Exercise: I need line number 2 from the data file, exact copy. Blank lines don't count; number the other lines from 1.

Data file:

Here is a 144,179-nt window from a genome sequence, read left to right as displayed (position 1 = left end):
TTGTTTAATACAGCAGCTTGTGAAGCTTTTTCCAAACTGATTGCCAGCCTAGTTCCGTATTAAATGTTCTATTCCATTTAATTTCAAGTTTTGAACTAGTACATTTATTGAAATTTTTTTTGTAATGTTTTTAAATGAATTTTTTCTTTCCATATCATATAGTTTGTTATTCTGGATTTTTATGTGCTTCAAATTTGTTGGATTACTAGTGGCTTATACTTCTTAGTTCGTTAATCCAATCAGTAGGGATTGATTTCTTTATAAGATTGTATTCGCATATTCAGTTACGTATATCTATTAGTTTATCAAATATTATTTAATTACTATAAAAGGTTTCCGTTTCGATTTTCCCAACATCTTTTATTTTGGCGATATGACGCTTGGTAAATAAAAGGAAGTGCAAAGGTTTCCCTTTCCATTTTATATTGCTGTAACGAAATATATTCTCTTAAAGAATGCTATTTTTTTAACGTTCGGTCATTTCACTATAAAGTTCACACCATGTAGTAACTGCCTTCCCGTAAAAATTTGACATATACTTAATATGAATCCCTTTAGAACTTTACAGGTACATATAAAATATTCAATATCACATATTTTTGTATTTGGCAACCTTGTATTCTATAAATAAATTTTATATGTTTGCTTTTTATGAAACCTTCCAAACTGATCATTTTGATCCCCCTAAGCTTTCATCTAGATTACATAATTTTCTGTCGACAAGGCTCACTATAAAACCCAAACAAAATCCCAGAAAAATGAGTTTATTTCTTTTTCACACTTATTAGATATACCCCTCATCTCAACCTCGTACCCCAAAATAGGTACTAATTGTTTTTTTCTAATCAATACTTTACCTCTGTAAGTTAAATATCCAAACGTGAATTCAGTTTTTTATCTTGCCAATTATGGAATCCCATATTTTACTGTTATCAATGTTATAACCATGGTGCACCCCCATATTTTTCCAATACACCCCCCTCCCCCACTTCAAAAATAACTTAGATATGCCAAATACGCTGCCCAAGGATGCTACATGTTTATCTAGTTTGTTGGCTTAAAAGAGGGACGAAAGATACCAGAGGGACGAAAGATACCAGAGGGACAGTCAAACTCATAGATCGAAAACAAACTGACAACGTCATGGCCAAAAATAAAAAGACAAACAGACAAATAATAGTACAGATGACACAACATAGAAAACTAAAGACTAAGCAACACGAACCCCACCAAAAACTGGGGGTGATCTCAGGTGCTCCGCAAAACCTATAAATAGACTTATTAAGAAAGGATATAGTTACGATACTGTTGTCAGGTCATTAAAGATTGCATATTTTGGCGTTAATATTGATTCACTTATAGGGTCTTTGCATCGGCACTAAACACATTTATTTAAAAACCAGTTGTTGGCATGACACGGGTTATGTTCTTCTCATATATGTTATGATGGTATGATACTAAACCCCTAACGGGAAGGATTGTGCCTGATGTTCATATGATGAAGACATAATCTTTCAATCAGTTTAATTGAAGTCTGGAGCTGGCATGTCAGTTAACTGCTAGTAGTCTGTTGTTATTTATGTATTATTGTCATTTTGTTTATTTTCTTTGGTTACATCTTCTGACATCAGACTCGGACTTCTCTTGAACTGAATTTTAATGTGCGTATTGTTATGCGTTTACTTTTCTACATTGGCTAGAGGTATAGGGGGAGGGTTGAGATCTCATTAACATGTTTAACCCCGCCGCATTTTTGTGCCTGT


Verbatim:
TTGTTTAATACAGCAGCTTGTGAAGCTTTTTCCAAACTGATTGCCAGCCTAGTTCCGTATTAAATGTTCTATTCCATTTAATTTCAAGTTTTGAACTAGTACATTTATTGAAATTTTTTTTGTAATGTTTTTAAATGAATTTTTTCTTTCCATATCATATAGTTTGTTATTCTGGATTTTTATGTGCTTCAAATTTGTTGGATTACTAGTGGCTTATACTTCTTAGTTCGTTAATCCAATCAGTAGGGATTGATTTCTTTATAAGATTGTATTCGCATATTCAGTTACGTATATCTATTAGTTTATCAAATATTATTTAATTACTATAAAAGGTTTCCGTTTCGATTTTCCCAACATCTTTTATTTTGGCGATATGACGCTTGGTAAATAAAAGGAAGTGCAAAGGTTTCCCTTTCCATTTTATATTGCTGTAACGAAATATATTCTCTTAAAGAATGCTATTTTTTTAACGTTCGGTCATTTCACTATAAAGTTCACACCATGTAGTAACTGCCTTCCCGTAAAAATTTGACATATACTTAATATGAATCCCTTTAGAACTTTACAGGTACATATAAAATATTCAATATCACATATTTTTGTATTTGGCAACCTTGTATTCTATAAATAAATTTTATATGTTTGCTTTTTATGAAACCTTCCAAACTGATCATTTTGATCCCCCTAAGCTTTCATCTAGATTACATAATTTTCTGTCGACAAGGCTCACTATAAAACCCAAACAAAATCCCAGAAAAATGAGTTTATTTCTTTTTCACACTTATTAGATATACCCCTCATCTCAACCTCGTACCCCAAAATAGGTACTAATTGTTTTTTTCTAATCAATACTTTACCTCTGTAAGTTAAATATCCAAACGTGAATTCAGTTTTTTATCTTGCCAATTATGGAATCCCATATTTTACTGTTATCAATGTTATAACCATGGTGCACCCCCATATTTTTCCAATACACCCCCCTCCCCCACTTCAAAAATAACTTAGATATGCCAAATACGCTGCCCAAGGATGCTACATGTTTATCTAGTTTGTTGGCTTAAAAGAGGGACGAAAGATACCAGAGGGACGAAAGATACCAGAGGGACAGTCAAACTCATAGATCGAAAACAAACTGACAACGTCATGGCCAAAAATAAAAAGACAAACAGACAAATAATAGTACAGATGACACAACATAGAAAACTAAAGACTAAGCAACACGAACCCCACCAAAAACTGGGGGTGATCTCAGGTGCTCCGCAAAACCTATAAATAGACTTATTAAGAAAGGATATAGTTACGATACTGTTGTCAGGTCATTAAAGATTGCATATTTTGGCGTTAATATTGATTCACTTATAGGGTCTTTGCATCGGCACTAAACACATTTATTTAAAAACCAGTTGTTGGCATGACACGGGTTATGTTCTTCTCATATATGTTATGATGGTATGATACTAAACCCCTAACGGGAAGGATTGTGCCTGATGTTCATATGATGAAGACATAATCTTTCAATCAGTTTAATTGAAGTCTGGAGCTGGCATGTCAGTTAACTGCTAGTAGTCTGTTGTTATTTATGTATTATTGTCATTTTGTTTATTTTCTTTGGTTACATCTTCTGACATCAGACTCGGACTTCTCTTGAACTGAATTTTAATGTGCGTATTGTTATGCGTTTACTTTTCTACATTGGCTAGAGGTATAGGGGGAGGGTTGAGATCTCATTAACATGTTTAACCCCGCCGCATTTTTGTGCCTGT